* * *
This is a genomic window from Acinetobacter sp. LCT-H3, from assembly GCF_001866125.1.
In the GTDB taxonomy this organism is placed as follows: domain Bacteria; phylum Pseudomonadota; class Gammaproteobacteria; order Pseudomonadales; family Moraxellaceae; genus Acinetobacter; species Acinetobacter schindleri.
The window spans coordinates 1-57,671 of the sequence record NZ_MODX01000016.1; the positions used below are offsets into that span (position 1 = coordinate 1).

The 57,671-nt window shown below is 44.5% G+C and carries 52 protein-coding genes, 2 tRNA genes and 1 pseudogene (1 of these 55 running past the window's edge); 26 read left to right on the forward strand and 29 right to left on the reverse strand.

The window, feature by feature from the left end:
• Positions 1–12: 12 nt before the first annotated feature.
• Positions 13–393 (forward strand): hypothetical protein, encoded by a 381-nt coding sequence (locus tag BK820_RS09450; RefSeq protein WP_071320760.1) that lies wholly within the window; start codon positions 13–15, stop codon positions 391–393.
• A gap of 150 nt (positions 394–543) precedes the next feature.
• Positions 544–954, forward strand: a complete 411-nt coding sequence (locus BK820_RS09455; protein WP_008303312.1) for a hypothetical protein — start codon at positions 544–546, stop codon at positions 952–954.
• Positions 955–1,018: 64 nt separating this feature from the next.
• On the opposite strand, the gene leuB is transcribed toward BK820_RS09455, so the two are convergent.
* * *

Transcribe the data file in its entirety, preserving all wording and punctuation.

This is a genomic window from Acinetobacter sp. LCT-H3, from assembly GCF_001866125.1.
In the GTDB taxonomy this organism is placed as follows: domain Bacteria; phylum Pseudomonadota; class Gammaproteobacteria; order Pseudomonadales; family Moraxellaceae; genus Acinetobacter; species Acinetobacter schindleri.
The window spans coordinates 1-57,671 of the sequence record NZ_MODX01000016.1; the positions used below are offsets into that span (position 1 = coordinate 1).

The 57,671-nt window shown below is 44.5% G+C and carries 52 protein-coding genes, 2 tRNA genes and 1 pseudogene (1 of these 55 running past the window's edge); 26 read left to right on the forward strand and 29 right to left on the reverse strand.

The window, feature by feature from the left end:
• Positions 1–12: 12 nt before the first annotated feature.
• Positions 13–393 (forward strand): hypothetical protein, encoded by a 381-nt coding sequence (locus tag BK820_RS09450; RefSeq protein WP_071320760.1) that lies wholly within the window; start codon positions 13–15, stop codon positions 391–393.
• A gap of 150 nt (positions 394–543) precedes the next feature.
• Positions 544–954, forward strand: a complete 411-nt coding sequence (locus BK820_RS09455; protein WP_008303312.1) for a hypothetical protein — start codon at positions 544–546, stop codon at positions 952–954.
• Positions 955–1,018: 64 nt separating this feature from the next.
• On the opposite strand, the gene leuB is transcribed toward BK820_RS09455, so the two are convergent.